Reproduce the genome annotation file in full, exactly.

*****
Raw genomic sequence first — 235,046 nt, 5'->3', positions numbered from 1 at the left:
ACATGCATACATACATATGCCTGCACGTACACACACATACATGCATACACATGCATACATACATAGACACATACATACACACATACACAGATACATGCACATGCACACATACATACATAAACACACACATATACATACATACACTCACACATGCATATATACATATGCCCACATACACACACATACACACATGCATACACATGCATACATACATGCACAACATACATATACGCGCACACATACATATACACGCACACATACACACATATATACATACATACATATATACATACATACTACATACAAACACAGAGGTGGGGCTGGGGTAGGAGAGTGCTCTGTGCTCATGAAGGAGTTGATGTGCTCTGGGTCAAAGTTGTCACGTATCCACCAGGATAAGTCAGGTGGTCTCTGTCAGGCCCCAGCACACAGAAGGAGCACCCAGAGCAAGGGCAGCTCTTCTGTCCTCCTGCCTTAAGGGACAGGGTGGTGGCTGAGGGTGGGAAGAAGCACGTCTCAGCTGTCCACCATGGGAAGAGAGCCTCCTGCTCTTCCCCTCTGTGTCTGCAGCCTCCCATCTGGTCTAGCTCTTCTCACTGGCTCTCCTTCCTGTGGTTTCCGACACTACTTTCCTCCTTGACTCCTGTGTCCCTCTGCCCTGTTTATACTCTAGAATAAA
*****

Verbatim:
Raw genomic sequence first — 235,046 nt, 5'->3', positions numbered from 1 at the left:
ACATGCATACATACATATGCCTGCACGTACACACACATACATGCATACACATGCATACATACATAGACACATACATACACACATACACAGATACATGCACATGCACACATACATACATAAACACACACATATACATACATACACTCACACATGCATATATACATATGCCCACATACACACACATACACACATGCATACACATGCATACATACATGCACAACATACATATACGCGCACACATACATATACACGCACACATACACACATATATACATACATACATATATACATACATACTACATACAAACACAGAGGTGGGGCTGGGGTAGGAGAGTGCTCTGTGCTCATGAAGGAGTTGATGTGCTCTGGGTCAAAGTTGTCACGTATCCACCAGGATAAGTCAGGTGGTCTCTGTCAGGCCCCAGCACACAGAAGGAGCACCCAGAGCAAGGGCAGCTCTTCTGTCCTCCTGCCTTAAGGGACAGGGTGGTGGCTGAGGGTGGGAAGAAGCACGTCTCAGCTGTCCACCATGGGAAGAGAGCCTCCTGCTCTTCCCCTCTGTGTCTGCAGCCTCCCATCTGGTCTAGCTCTTCTCACTGGCTCTCCTTCCTGTGGTTTCCGACACTACTTTCCTCCTTGACTCCTGTGTCCCTCTGCCCTGTTTATACTCTAGAATAAA